THE CLEAN TEAM: Lachlan Edye-Jones and Myles Jenkins at CVAS getting into the Clean Up Australia Day activities.
THE CLEAN TEAM: Lachlan Edye-Jones and Myles Jenkins at CVAS getting into the Clean Up Australia Day activities. Adam Hourigan

Clean up day to counter rubbish consequences

SCHOOL children across the Clarence Valley have already done their bit to help clean up the region, and tomorrow the baton will be passed on to the wider community.

At least nine local groups have already registered for Clean Up Australia Day, which encourages people across the nation to tackle the rubbish hotspots in their area for one day a year.

One of those is the Wooloweyah Landcare Group, which has been contributing to the clean-up for the past five years.

Organiser Carolyn Eddy said it was something members of the group do throughout the year anyway, but the day was still worth making a fuss about in order to prevent plastic from making it into the ocean.

"Every piece of plastic flying loose ends up in there eventually," she said.

"Within our landcare group, if you see rubbish you stop and pick it up. It's too hard to drive past."

And driving is when you see the most litter, she said, which is why tomorrow morning the group will set off from the corner of Lakes Blvd and Angourie Rd.

"There's so many litterbugs, you wouldn't believe," she said.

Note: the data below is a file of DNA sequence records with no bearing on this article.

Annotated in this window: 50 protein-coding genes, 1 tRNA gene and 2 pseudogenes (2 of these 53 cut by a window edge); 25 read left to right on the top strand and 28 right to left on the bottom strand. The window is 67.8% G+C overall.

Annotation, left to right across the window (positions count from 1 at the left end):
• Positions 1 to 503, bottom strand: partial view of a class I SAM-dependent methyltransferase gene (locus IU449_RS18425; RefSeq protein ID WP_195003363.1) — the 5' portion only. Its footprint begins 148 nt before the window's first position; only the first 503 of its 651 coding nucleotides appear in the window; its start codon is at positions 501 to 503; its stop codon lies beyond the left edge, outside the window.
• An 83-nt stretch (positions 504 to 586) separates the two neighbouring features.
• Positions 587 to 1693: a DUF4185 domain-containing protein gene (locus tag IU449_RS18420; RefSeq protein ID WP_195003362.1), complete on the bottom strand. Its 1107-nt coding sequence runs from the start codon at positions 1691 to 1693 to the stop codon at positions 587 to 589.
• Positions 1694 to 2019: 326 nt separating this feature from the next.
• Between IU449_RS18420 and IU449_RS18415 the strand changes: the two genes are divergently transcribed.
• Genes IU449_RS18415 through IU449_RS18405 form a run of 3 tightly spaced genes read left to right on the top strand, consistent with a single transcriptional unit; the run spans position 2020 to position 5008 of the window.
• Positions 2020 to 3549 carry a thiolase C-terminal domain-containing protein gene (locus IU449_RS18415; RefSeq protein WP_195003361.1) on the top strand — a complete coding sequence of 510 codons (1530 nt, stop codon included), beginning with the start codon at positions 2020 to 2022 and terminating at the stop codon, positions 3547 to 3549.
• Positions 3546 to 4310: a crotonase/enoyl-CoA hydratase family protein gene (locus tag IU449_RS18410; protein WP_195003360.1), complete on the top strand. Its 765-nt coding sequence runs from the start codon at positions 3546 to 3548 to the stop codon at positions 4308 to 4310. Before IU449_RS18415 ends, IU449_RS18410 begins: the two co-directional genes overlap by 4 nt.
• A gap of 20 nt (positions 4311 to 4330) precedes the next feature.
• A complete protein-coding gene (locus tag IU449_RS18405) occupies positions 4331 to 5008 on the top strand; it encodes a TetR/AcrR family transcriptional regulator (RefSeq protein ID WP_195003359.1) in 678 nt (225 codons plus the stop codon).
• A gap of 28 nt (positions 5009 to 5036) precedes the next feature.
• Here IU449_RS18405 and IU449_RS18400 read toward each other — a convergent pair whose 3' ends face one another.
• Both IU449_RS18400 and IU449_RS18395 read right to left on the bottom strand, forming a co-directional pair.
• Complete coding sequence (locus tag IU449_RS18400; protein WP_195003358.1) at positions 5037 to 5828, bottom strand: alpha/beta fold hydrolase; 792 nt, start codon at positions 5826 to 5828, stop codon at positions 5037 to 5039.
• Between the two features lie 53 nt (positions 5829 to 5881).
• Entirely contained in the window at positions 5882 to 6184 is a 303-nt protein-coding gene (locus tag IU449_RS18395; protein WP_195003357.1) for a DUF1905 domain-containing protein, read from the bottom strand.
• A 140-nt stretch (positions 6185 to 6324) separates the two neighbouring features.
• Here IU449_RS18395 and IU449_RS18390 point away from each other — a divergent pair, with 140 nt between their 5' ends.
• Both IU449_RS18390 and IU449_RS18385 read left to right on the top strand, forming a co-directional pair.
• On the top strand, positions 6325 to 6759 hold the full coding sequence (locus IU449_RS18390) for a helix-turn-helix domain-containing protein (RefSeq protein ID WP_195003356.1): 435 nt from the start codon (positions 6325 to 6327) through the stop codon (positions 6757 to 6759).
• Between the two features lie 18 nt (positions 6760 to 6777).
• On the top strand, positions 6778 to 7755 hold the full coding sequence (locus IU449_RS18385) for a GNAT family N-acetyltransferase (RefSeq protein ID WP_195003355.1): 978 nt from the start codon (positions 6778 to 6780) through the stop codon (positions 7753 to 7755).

"Most of it here is on Angourie Rd and out to Green Point; the places that get a lot of (visitors).

"We really need the state government to spend more money and do more on advertising, and show people where it ends up. Education is everything."

Eatonsville-based anti-plastic crusader Bryan McGrath, who has taken on administration of the Highway Hippies Facebook page, said he was working on a number of initiatives to help reduce the amount of rubbish in the community including a school education package.

"Even though (Clean Up Australia Day) is a great idea, it is really only a drop in the ocean as far as pollution and litter issues go in our valley," he said.

"What I am attempting to do... now is organise a local group clean up every four to six weeks throughout the year.

"It would not only raise awareness, but take care of everything in a shorter amount of time. There's a long way from top of the valley to the beaches."

Mr McGrath also said some better legislation was needed to catch people littering, especially on roadways.

"I've had people see me pick up rubbish and drop something 20 metres away," he said.



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